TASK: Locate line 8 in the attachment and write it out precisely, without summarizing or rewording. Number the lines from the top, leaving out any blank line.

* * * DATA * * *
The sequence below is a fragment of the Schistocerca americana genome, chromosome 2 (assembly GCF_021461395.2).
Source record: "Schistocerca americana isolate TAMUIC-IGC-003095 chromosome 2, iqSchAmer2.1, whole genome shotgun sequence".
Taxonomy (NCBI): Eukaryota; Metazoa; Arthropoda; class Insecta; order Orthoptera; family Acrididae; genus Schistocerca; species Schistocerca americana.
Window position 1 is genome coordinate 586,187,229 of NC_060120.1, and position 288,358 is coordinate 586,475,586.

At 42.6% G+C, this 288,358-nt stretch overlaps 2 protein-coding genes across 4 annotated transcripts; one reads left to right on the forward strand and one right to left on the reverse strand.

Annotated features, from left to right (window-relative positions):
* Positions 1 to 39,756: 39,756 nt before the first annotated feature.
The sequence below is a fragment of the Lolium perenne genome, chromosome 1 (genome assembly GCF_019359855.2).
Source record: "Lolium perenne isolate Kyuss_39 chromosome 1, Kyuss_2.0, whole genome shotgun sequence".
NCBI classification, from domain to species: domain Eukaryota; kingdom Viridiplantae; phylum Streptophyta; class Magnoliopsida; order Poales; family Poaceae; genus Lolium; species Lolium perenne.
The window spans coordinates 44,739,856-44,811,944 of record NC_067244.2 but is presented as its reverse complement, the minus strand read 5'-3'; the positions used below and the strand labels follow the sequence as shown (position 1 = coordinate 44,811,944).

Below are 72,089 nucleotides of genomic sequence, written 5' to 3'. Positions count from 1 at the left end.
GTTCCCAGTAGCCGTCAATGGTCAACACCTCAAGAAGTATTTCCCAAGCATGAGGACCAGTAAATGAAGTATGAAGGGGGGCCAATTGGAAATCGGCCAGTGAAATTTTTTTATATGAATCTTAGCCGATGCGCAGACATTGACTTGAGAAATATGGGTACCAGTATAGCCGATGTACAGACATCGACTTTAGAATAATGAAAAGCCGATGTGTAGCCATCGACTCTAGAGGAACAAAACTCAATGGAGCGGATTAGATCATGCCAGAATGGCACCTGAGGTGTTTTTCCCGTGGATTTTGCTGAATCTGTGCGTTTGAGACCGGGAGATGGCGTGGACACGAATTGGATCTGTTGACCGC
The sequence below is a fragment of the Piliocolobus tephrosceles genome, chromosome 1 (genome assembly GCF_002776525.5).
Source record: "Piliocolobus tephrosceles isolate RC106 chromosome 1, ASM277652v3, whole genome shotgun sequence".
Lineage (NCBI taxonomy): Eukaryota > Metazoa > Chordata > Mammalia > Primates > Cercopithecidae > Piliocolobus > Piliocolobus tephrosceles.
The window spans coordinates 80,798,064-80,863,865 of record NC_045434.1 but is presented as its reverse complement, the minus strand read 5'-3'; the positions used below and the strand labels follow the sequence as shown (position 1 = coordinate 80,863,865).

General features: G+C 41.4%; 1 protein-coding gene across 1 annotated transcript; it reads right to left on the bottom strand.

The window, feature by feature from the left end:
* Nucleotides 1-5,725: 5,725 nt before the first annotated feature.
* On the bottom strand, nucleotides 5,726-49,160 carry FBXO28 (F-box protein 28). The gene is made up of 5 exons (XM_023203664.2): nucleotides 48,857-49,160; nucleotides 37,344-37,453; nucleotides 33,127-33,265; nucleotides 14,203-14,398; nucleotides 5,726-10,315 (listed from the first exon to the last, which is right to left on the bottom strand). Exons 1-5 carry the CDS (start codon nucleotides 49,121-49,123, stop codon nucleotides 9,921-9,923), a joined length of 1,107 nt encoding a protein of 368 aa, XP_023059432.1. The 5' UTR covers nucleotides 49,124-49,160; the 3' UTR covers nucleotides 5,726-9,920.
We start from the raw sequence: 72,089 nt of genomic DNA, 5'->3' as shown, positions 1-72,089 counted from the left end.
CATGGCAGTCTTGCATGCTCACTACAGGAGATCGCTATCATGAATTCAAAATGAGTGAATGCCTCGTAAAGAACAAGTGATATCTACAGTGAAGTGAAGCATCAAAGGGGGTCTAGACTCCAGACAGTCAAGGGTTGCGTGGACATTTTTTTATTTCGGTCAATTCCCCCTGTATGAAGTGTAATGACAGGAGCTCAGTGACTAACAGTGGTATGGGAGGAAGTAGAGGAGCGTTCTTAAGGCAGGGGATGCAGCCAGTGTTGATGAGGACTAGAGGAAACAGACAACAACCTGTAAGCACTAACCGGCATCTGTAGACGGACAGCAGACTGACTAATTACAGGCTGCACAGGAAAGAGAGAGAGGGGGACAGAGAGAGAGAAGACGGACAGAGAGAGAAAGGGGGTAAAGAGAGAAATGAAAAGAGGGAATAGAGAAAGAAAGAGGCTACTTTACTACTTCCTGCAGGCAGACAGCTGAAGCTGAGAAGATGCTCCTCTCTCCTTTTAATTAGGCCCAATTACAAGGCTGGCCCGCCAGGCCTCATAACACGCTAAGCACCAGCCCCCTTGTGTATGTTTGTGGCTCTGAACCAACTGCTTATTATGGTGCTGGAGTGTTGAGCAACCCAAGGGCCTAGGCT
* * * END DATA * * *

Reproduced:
The sequence below is a fragment of the Lolium perenne genome, chromosome 1 (genome assembly GCF_019359855.2).